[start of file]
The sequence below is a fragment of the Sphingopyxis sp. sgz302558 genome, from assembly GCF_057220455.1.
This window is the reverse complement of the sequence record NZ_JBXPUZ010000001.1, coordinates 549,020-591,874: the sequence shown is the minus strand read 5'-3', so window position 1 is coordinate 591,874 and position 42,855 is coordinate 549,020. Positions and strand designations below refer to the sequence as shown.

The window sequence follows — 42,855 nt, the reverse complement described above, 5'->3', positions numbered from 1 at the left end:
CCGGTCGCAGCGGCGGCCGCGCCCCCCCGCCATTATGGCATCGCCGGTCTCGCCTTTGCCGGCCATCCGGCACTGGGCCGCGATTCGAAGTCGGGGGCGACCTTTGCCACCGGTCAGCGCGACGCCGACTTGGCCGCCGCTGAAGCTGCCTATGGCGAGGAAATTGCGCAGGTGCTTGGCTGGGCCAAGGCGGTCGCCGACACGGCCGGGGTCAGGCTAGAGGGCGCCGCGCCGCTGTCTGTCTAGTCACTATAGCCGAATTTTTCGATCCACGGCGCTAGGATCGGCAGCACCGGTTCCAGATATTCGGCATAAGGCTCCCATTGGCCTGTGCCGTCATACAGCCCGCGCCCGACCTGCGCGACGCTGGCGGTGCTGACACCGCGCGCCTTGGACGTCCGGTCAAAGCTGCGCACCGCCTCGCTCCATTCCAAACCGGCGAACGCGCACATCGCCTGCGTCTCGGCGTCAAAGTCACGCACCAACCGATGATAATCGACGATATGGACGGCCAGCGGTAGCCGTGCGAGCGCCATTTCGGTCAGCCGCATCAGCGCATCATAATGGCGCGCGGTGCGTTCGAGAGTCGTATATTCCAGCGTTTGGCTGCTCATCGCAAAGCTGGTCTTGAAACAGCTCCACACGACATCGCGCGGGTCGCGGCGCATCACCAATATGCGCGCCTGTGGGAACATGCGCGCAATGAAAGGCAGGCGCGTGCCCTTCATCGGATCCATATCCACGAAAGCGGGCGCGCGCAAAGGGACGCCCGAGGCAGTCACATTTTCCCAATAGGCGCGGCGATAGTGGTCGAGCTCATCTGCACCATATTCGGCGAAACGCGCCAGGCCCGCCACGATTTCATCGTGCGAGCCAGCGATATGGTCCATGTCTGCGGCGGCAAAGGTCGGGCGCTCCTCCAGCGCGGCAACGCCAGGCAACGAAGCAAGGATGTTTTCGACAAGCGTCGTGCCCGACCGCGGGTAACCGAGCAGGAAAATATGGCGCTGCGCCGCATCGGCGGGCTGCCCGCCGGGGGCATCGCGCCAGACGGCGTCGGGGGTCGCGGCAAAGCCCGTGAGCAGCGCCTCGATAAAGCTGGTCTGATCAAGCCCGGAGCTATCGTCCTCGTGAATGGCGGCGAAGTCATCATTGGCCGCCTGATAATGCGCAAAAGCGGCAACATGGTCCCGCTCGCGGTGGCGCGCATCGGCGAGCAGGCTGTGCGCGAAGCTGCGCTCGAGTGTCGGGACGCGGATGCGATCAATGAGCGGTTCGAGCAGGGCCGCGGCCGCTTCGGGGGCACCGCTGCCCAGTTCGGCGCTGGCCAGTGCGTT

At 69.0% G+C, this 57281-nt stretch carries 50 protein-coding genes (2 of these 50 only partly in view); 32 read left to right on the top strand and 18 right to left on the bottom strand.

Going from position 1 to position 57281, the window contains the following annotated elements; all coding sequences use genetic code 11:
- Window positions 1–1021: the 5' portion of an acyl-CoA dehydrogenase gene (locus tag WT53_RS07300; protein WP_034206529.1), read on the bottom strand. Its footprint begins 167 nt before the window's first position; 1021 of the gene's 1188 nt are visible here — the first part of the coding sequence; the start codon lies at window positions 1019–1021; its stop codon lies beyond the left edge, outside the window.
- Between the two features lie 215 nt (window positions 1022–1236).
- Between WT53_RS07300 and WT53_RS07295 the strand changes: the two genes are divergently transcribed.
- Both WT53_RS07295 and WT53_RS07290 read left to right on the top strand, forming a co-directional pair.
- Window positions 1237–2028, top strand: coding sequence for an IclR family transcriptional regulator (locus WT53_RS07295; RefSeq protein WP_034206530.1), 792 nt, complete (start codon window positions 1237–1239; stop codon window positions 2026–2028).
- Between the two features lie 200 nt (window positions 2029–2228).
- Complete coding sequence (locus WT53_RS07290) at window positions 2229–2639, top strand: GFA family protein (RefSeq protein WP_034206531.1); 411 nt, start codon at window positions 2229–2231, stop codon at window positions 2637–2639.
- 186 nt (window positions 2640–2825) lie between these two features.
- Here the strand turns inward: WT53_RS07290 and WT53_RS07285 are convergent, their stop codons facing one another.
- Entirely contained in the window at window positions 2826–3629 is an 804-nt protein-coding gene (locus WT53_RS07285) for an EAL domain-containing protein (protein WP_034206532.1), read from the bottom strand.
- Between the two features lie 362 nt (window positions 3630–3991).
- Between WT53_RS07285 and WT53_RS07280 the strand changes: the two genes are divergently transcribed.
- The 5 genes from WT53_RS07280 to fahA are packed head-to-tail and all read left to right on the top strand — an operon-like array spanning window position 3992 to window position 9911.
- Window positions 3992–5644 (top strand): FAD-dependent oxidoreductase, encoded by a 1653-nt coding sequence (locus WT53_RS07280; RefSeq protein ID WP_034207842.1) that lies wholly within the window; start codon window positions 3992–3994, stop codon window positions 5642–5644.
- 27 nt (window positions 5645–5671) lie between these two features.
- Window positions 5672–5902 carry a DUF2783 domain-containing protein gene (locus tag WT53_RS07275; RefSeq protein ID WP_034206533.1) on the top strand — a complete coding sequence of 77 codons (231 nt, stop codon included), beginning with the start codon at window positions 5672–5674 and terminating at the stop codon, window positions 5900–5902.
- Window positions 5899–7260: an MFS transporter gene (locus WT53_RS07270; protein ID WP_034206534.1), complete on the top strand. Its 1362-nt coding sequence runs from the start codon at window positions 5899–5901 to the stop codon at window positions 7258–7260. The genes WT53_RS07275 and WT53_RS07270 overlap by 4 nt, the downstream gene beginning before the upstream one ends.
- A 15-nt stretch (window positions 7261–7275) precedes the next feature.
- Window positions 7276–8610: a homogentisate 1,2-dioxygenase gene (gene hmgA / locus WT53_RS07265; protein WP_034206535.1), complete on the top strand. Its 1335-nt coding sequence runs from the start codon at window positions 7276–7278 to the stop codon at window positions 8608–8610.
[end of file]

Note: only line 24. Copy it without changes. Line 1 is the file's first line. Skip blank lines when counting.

- A 15-nt stretch (window positions 7261–7275) precedes the next feature.